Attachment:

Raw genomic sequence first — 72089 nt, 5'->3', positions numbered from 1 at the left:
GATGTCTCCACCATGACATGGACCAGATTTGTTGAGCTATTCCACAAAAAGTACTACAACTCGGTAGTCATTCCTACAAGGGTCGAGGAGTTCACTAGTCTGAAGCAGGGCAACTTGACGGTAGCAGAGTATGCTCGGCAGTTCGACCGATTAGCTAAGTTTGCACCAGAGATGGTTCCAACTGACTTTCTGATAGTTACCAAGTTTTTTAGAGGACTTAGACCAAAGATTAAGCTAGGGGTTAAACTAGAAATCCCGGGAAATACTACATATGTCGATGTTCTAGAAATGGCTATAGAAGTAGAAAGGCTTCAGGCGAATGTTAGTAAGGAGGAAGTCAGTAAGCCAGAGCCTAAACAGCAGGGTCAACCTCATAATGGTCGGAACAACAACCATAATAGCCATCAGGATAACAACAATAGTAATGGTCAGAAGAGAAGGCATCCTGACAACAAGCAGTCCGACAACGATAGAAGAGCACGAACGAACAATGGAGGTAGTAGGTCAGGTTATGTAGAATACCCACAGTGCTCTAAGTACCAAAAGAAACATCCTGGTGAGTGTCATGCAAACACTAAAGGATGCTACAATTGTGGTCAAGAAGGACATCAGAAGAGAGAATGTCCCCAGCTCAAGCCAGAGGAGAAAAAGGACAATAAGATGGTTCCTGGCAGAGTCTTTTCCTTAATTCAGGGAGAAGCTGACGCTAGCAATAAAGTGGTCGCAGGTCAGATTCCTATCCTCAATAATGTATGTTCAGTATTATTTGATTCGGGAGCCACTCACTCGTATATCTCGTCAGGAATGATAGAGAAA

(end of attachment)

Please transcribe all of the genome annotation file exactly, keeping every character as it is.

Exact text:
Raw genomic sequence first — 72089 nt, 5'->3', positions numbered from 1 at the left:
GATGTCTCCACCATGACATGGACCAGATTTGTTGAGCTATTCCACAAAAAGTACTACAACTCGGTAGTCATTCCTACAAGGGTCGAGGAGTTCACTAGTCTGAAGCAGGGCAACTTGACGGTAGCAGAGTATGCTCGGCAGTTCGACCGATTAGCTAAGTTTGCACCAGAGATGGTTCCAACTGACTTTCTGATAGTTACCAAGTTTTTTAGAGGACTTAGACCAAAGATTAAGCTAGGGGTTAAACTAGAAATCCCGGGAAATACTACATATGTCGATGTTCTAGAAATGGCTATAGAAGTAGAAAGGCTTCAGGCGAATGTTAGTAAGGAGGAAGTCAGTAAGCCAGAGCCTAAACAGCAGGGTCAACCTCATAATGGTCGGAACAACAACCATAATAGCCATCAGGATAACAACAATAGTAATGGTCAGAAGAGAAGGCATCCTGACAACAAGCAGTCCGACAACGATAGAAGAGCACGAACGAACAATGGAGGTAGTAGGTCAGGTTATGTAGAATACCCACAGTGCTCTAAGTACCAAAAGAAACATCCTGGTGAGTGTCATGCAAACACTAAAGGATGCTACAATTGTGGTCAAGAAGGACATCAGAAGAGAGAATGTCCCCAGCTCAAGCCAGAGGAGAAAAAGGACAATAAGATGGTTCCTGGCAGAGTCTTTTCCTTAATTCAGGGAGAAGCTGACGCTAGCAATAAAGTGGTCGCAGGTCAGATTCCTATCCTCAATAATGTATGTTCAGTATTATTTGATTCGGGAGCCACTCACTCGTATATCTCGTCAGGAATGATAGAGAAA